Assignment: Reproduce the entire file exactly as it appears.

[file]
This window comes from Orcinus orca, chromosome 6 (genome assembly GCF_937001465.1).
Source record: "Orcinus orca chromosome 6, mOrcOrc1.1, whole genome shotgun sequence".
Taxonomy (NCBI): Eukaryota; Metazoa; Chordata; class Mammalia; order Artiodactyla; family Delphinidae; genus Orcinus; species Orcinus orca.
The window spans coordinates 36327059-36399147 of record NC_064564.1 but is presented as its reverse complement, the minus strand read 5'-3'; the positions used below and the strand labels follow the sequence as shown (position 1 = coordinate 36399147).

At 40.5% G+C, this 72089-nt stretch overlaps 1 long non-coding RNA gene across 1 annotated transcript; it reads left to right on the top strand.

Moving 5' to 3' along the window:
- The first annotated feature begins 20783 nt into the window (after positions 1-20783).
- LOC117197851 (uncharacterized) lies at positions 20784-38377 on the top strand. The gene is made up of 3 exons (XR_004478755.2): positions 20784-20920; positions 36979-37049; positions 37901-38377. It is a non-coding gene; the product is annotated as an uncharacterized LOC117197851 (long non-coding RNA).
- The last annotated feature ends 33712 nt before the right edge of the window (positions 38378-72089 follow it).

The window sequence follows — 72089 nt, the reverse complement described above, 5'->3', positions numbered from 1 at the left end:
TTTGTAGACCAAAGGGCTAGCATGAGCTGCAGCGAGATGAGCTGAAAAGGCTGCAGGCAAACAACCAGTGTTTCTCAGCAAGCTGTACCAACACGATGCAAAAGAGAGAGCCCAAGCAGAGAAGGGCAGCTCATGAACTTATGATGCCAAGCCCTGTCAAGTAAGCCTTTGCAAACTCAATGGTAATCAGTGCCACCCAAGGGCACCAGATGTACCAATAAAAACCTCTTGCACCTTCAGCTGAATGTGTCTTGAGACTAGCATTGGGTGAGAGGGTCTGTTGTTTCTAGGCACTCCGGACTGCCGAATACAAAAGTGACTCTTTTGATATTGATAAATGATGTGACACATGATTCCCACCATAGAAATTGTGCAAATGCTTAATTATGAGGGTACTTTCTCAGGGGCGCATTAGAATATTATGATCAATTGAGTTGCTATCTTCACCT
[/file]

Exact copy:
This window comes from Orcinus orca, chromosome 6 (genome assembly GCF_937001465.1).
Source record: "Orcinus orca chromosome 6, mOrcOrc1.1, whole genome shotgun sequence".
Taxonomy (NCBI): Eukaryota; Metazoa; Chordata; class Mammalia; order Artiodactyla; family Delphinidae; genus Orcinus; species Orcinus orca.
The window spans coordinates 36327059-36399147 of record NC_064564.1 but is presented as its reverse complement, the minus strand read 5'-3'; the positions used below and the strand labels follow the sequence as shown (position 1 = coordinate 36399147).

At 40.5% G+C, this 72089-nt stretch overlaps 1 long non-coding RNA gene across 1 annotated transcript; it reads left to right on the top strand.

Moving 5' to 3' along the window:
- The first annotated feature begins 20783 nt into the window (after positions 1-20783).
- LOC117197851 (uncharacterized) lies at positions 20784-38377 on the top strand. The gene is made up of 3 exons (XR_004478755.2): positions 20784-20920; positions 36979-37049; positions 37901-38377. It is a non-coding gene; the product is annotated as an uncharacterized LOC117197851 (long non-coding RNA).
- The last annotated feature ends 33712 nt before the right edge of the window (positions 38378-72089 follow it).

The window sequence follows — 72089 nt, the reverse complement described above, 5'->3', positions numbered from 1 at the left end:
TTTGTAGACCAAAGGGCTAGCATGAGCTGCAGCGAGATGAGCTGAAAAGGCTGCAGGCAAACAACCAGTGTTTCTCAGCAAGCTGTACCAACACGATGCAAAAGAGAGAGCCCAAGCAGAGAAGGGCAGCTCATGAACTTATGATGCCAAGCCCTGTCAAGTAAGCCTTTGCAAACTCAATGGTAATCAGTGCCACCCAAGGGCACCAGATGTACCAATAAAAACCTCTTGCACCTTCAGCTGAATGTGTCTTGAGACTAGCATTGGGTGAGAGGGTCTGTTGTTTCTAGGCACTCCGGACTGCCGAATACAAAAGTGACTCTTTTGATATTGATAAATGATGTGACACATGATTCCCACCATAGAAATTGTGCAAATGCTTAATTATGAGGGTACTTTCTCAGGGGCGCATTAGAATATTATGATCAATTGAGTTGCTATCTTCACCT